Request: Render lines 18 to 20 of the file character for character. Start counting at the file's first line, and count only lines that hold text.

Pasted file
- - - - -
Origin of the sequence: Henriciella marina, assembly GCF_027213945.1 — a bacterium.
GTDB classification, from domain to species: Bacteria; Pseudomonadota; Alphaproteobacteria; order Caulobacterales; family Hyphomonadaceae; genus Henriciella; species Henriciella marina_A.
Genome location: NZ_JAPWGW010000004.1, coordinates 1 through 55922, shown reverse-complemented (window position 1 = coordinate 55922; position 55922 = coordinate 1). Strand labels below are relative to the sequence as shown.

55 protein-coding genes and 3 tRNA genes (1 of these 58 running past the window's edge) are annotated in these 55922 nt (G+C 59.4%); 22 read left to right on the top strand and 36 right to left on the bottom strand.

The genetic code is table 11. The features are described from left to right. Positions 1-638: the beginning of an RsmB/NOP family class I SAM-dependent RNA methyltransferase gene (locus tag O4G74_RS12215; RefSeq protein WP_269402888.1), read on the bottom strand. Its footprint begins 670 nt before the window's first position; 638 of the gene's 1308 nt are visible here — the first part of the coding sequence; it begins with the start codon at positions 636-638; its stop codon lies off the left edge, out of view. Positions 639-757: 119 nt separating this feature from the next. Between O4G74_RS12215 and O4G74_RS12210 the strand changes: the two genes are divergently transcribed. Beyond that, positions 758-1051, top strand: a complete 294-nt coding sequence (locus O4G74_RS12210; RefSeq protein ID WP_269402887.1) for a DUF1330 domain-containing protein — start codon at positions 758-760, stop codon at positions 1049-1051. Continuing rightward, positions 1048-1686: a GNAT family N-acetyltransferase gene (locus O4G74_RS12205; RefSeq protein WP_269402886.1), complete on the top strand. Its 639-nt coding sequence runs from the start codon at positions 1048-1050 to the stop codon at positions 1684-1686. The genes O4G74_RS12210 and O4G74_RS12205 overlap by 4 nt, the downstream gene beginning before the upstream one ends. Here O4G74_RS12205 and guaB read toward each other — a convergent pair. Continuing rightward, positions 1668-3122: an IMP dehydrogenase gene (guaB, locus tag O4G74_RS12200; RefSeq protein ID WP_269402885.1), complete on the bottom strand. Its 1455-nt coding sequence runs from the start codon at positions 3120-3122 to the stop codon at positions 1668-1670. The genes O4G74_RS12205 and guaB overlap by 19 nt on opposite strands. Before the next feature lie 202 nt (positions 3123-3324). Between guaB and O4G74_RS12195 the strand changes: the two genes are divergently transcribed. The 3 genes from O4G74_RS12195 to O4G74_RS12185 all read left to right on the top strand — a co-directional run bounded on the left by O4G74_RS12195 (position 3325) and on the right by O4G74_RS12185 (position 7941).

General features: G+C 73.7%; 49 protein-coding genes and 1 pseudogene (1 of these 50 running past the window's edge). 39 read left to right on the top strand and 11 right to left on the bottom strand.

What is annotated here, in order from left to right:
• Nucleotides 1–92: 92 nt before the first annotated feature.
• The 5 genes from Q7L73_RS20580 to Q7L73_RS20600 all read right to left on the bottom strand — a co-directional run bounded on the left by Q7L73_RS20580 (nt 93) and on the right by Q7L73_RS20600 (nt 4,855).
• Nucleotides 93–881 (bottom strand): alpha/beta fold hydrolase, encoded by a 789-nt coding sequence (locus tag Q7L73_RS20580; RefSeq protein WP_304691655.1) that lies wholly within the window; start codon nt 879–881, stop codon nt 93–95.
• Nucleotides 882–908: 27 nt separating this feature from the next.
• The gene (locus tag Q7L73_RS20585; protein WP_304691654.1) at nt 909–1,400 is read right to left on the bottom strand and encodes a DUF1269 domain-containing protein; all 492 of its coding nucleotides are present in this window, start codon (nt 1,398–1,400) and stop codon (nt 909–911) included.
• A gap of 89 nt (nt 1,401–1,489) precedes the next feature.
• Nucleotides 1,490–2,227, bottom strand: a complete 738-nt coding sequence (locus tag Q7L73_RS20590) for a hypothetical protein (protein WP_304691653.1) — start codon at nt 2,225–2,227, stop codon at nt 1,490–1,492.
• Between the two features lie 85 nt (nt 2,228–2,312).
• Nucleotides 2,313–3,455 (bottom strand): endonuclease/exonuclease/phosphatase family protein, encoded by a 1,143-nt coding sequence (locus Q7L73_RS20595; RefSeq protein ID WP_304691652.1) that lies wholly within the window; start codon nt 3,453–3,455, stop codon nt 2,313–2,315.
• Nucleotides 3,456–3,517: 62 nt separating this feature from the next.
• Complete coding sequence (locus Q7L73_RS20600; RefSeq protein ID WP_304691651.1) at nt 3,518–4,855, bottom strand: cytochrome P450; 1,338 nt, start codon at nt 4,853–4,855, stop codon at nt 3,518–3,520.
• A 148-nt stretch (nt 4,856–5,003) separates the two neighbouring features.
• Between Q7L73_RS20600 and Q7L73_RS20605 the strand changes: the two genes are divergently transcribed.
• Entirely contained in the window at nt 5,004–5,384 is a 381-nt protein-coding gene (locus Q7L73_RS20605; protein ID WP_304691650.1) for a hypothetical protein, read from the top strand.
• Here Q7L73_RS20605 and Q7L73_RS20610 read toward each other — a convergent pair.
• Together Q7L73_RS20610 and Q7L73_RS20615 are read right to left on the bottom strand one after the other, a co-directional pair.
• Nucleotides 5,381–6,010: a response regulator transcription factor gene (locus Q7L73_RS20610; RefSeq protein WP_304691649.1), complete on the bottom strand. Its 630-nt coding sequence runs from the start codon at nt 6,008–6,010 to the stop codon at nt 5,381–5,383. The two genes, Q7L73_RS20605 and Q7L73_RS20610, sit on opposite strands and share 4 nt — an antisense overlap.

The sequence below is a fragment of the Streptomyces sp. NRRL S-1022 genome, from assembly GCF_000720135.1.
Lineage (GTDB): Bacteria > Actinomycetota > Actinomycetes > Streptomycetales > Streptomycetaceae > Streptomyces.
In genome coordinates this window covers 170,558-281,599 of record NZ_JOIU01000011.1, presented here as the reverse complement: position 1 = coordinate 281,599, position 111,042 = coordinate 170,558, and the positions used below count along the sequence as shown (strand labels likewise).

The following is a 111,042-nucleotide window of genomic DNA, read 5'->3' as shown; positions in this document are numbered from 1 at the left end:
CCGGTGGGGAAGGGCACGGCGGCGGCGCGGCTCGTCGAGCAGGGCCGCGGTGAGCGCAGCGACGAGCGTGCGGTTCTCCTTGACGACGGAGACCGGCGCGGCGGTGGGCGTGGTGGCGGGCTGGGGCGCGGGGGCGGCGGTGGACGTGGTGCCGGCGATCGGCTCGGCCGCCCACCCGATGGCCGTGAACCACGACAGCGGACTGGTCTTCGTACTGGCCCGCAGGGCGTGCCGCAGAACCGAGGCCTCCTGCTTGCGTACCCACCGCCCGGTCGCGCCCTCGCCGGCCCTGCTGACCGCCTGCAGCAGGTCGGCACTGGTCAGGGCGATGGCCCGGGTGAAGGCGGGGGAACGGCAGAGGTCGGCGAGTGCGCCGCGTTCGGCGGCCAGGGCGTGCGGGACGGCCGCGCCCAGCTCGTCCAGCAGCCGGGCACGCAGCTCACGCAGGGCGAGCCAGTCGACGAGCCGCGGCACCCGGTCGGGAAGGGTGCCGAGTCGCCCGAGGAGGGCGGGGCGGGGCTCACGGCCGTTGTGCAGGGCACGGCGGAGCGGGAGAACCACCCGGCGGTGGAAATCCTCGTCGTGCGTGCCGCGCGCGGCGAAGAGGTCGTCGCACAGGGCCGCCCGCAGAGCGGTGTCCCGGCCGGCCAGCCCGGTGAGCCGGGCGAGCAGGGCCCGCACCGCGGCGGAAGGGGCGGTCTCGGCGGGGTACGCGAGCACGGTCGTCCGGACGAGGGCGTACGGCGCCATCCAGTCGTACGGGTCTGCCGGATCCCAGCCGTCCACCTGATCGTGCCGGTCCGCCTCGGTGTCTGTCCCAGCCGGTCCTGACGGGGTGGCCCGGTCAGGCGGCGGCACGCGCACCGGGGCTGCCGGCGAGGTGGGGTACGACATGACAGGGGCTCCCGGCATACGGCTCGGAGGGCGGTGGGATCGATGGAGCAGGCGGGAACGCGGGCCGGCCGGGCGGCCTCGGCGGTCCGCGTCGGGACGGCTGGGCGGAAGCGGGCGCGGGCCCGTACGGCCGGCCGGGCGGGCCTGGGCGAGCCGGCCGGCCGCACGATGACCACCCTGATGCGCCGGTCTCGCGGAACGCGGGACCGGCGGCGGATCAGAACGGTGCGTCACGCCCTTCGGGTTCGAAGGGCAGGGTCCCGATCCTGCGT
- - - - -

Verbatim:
• Complete coding sequence (locus Q7L73_RS20600; RefSeq protein ID WP_304691651.1) at nt 3,518–4,855, bottom strand: cytochrome P450; 1,338 nt, start codon at nt 4,853–4,855, stop codon at nt 3,518–3,520.
• A 148-nt stretch (nt 4,856–5,003) separates the two neighbouring features.
• Between Q7L73_RS20600 and Q7L73_RS20605 the strand changes: the two genes are divergently transcribed.